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This article is from the Encyclopedia of North Carolina edited by William S. Powell. Copyright © 2006 by the University of North Carolina Press. Used by permission of the publisher. For personal use and not for further distribution. Please submit permission requests for other use directly to the publisher.

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by Joan E. Freeman and R. P. Stephen Davis Jr., 2006.
Additional research provided by Richard W. Lawrence.

Mountain Archaeological Sites and Discoveries

Evidence of the Paleo-Indians in the North Carolina mountain region is rare. No buried or stratified sites have been found. The only indication has been the find of eight fluted points from the Appalachian Summit, reported by Phil Perkinson in 1973. These specimens were made of local material, suggesting that Paleo-Indians did occupy the region and were not just passing through.

Little Archaic period research has been conducted in the Appalachians. Most archaeologists have drawn their conclusions on this period from two Early Archaic sites: the Warren Wilson site in Buncombe County and the Tuckasegee site in Jackson County. Both contained Archaic artifacts including scrapers, tools, and a possible mano (grinding stone).

As in the piedmont, the Late Archaic period in the mountains was a time of rapid population growth and larger and more numerous sites. In the Upper Watauga Valley a wide range of habitats were discovered; at higher elevations, only a few small hunting camps were uncovered. In the Warren Wilson site, extensive Late Archaic occupation was evident. Based on its location and the large number of spear points and butchering and hide-working tools at the site, it is thought that fish, turtles, and game were important to the Late Archaic people. They also harvested acorns and hickory nuts. There is evidence that sunflowers, maygrass and chenopodium, and squash and gourds were cultivated at the end of this period.

The Woodland period in the mountains was a time of increasing cultural diversity stimulated by ideas from outside the region. It is apparent that ceramics were introduced during the Early Woodland period, or Swannanoa phase. These vessels were cord-marked or fabric-impressed. Weapon points were also used by archaeologists to chronologically place this period. In the Middle Woodland period, or Pigeon phase, ceramics had crushed quartz as temper, compact paste, and a well-burnished interior produced by rubbing with a steatite pebble. Settlement patterns reveal that food was harvested and processed in floodplain areas, as well as in upland valleys, coves, and ridge tops.

People who lived during the second half of the Middle Woodland period-the Connestee phase-produced another pottery series as well as engaged in mound construction. A site reflecting this era is the Garden Creek Mounds in Haywood County. The Late Woodland is poorly understood, and differences between that and the Mississippian period are vague. From excavation of the Cane Creek site in Mitchell County, it is clear that the pottery was significantly different from the Connestee phase pottery. Much of the information is speculative about burial practices, as Cane Creek's site was badly disturbed and there was a great deal of relic collecting before archaeologists examined it.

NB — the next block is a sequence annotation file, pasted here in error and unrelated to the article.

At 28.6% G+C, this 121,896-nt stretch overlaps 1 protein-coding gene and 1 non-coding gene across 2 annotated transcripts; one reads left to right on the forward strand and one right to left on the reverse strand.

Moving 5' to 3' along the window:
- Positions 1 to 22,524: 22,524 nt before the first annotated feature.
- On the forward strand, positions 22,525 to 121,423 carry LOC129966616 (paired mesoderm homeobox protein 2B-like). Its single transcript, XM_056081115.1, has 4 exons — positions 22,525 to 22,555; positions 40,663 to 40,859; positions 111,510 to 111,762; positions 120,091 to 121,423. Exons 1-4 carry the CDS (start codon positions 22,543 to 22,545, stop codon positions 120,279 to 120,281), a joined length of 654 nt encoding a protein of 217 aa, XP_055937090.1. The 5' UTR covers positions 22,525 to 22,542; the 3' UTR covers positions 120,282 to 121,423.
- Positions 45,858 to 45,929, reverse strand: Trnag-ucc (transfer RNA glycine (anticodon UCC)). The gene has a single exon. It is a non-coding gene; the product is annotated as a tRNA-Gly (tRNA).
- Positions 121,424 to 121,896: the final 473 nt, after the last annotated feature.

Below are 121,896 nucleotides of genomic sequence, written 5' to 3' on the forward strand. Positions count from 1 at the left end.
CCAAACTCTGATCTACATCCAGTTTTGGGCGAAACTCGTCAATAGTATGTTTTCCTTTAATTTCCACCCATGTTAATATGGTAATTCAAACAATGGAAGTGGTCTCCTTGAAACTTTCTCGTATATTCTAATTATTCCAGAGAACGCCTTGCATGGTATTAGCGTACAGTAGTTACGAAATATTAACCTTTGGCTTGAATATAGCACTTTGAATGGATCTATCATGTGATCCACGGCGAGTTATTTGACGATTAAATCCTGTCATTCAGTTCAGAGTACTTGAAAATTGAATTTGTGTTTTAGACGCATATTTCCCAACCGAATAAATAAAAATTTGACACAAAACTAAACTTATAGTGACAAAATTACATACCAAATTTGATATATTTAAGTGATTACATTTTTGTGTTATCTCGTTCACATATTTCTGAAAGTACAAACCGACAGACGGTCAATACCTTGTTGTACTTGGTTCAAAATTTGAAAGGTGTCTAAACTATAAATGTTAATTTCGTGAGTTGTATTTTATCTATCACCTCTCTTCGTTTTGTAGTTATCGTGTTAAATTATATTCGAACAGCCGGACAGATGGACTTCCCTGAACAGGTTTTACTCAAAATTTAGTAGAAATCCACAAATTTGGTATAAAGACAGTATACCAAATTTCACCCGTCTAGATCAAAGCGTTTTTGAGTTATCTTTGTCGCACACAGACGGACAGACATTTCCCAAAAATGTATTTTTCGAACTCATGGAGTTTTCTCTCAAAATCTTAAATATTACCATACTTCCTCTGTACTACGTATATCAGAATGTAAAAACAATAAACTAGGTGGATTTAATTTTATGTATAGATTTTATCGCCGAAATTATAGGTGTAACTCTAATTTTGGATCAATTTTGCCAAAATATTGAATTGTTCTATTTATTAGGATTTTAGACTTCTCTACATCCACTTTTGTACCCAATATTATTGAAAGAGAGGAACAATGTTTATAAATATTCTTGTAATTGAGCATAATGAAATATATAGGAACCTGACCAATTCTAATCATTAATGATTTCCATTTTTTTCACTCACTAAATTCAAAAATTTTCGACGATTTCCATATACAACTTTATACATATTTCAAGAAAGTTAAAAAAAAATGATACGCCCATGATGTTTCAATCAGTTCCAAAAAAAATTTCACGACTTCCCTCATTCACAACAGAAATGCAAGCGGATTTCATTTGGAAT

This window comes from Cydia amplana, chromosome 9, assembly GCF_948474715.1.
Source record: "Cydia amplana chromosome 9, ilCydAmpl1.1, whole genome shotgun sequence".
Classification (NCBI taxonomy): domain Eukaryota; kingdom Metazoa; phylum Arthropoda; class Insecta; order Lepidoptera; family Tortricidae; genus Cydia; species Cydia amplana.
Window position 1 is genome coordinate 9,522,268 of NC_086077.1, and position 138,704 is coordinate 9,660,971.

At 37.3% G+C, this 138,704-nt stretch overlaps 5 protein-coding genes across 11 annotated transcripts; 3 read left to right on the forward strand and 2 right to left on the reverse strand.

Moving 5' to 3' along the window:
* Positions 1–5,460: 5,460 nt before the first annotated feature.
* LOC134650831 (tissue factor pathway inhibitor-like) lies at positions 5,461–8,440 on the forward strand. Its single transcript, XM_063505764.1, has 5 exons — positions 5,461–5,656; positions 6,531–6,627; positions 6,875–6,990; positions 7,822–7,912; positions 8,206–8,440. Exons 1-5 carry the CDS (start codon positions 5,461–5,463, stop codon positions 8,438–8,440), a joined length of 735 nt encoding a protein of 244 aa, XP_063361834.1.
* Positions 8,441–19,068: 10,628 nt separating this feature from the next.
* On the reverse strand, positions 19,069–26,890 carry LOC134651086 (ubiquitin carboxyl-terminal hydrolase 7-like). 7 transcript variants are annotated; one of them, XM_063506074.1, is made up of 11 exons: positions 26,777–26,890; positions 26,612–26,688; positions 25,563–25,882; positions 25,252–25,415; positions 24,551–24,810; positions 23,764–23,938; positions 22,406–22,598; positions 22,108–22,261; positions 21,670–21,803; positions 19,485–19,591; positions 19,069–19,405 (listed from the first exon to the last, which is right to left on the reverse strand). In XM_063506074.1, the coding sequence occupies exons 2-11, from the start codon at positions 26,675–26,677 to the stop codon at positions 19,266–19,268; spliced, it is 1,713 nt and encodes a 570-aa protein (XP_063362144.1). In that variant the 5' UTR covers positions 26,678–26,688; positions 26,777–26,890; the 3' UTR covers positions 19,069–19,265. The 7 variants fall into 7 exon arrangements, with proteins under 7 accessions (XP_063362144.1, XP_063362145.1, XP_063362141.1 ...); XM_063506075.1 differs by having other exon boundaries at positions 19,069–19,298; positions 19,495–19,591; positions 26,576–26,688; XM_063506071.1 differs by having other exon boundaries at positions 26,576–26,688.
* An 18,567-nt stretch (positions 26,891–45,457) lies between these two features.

The cultural evolution in the Mississippian period, or Pisgah phase, appears even more abrupt, as evidenced by its ceramics, stockade villages, substructure mounds, and agricultural economy. Sites that reflect this period are the Garden Creek site (Mound 1) and the Brunk Site in northern Buncombe County.

The Late Mississippian period, or Qualla phase, is characterized by smaller points and other chipped stone tools, as well as weaponry influenced by Europeans in the later Qualla phase, such as chipped gunflints. This phase reflects the archaeology of the very late prehistoric and early historic Cherokee culture. The artifact styles, house and mound forms, and civic and ceremonial life of the Pisgah and Qualla cultures displayed continuity, but the diagnostic artifacts, as well as community structure and regional settlement patterns, of the two phases were significantly different.

A reconstruction of Hernando de Soto's exploration route offered a broad interpretation of archaeological data for much of the mountains and piedmont in North Carolina. This reconstruction was a result of President Franklin D. Roosevelt's appointment of a commission to document De Soto's route in 1935. Some of these "route sites" reflect fourteenth-, fifteenth-, and sixteenth-century occupation by Europeans.

A sampling of mountainous archaeological sites by 2003 were Kituhwa in Bryson City (the thermal imaging technique for noninvasive archaeology was used at this site before actual digs occurred), Blue Rock Soapstone Quarry in Yancey County, the Deaver site in Transylvania County, the Donnaha site in Yadkin County, the Time Tunnel in Watauga County, and the Appletree site in Macon County.

Keep reading >>Part 4: Underwater Archaeology Keep reading

Image Credits:

UNC-TV. The Warren Wilson Site. YouTube video. 2:54. Posted May 10, 2012 by UNCarchaeology. (accessed October 9, 2012).